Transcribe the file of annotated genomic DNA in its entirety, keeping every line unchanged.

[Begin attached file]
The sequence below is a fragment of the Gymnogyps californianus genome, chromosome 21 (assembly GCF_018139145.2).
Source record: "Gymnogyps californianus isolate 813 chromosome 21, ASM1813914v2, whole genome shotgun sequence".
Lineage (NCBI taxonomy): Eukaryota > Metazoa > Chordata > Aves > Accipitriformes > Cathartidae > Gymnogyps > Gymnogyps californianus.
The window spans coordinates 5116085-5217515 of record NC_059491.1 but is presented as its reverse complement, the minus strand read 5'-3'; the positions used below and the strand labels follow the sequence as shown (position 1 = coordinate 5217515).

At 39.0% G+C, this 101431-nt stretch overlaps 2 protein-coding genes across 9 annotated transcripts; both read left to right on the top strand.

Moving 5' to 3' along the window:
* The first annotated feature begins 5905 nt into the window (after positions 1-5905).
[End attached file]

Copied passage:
The sequence below is a fragment of the Gymnogyps californianus genome, chromosome 21 (assembly GCF_018139145.2).
Source record: "Gymnogyps californianus isolate 813 chromosome 21, ASM1813914v2, whole genome shotgun sequence".
Lineage (NCBI taxonomy): Eukaryota > Metazoa > Chordata > Aves > Accipitriformes > Cathartidae > Gymnogyps > Gymnogyps californianus.
The window spans coordinates 5116085-5217515 of record NC_059491.1 but is presented as its reverse complement, the minus strand read 5'-3'; the positions used below and the strand labels follow the sequence as shown (position 1 = coordinate 5217515).

At 39.0% G+C, this 101431-nt stretch overlaps 2 protein-coding genes across 9 annotated transcripts; both read left to right on the top strand.

Moving 5' to 3' along the window:
* The first annotated feature begins 5905 nt into the window (after positions 1-5905).